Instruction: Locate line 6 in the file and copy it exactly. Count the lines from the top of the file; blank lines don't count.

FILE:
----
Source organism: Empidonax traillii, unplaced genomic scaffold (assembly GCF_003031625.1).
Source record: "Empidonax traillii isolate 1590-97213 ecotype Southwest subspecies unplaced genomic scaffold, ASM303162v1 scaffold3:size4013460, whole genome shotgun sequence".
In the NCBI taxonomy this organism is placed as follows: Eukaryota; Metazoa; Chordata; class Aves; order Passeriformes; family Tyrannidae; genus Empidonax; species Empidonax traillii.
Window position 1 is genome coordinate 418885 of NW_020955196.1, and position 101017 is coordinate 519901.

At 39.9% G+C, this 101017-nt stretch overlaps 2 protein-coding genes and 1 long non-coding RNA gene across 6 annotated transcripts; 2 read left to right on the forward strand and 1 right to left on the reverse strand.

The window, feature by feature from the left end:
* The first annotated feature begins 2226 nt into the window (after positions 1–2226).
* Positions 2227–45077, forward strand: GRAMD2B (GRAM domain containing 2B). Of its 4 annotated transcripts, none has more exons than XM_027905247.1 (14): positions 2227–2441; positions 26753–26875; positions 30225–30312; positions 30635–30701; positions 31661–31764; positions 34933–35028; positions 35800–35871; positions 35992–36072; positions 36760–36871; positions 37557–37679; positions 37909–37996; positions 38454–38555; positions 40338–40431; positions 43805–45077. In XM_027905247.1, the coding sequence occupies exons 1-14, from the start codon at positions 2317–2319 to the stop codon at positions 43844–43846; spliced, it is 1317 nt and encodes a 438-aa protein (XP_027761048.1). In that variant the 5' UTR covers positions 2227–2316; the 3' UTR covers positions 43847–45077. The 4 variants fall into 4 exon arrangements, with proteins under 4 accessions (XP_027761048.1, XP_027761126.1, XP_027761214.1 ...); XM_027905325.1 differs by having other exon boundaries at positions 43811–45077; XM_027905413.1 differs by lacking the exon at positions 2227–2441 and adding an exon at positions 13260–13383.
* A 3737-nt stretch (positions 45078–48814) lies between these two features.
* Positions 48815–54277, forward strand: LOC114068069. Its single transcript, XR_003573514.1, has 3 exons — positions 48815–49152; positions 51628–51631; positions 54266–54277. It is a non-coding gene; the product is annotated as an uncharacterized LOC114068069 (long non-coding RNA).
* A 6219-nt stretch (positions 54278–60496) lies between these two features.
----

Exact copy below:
The window, feature by feature from the left end: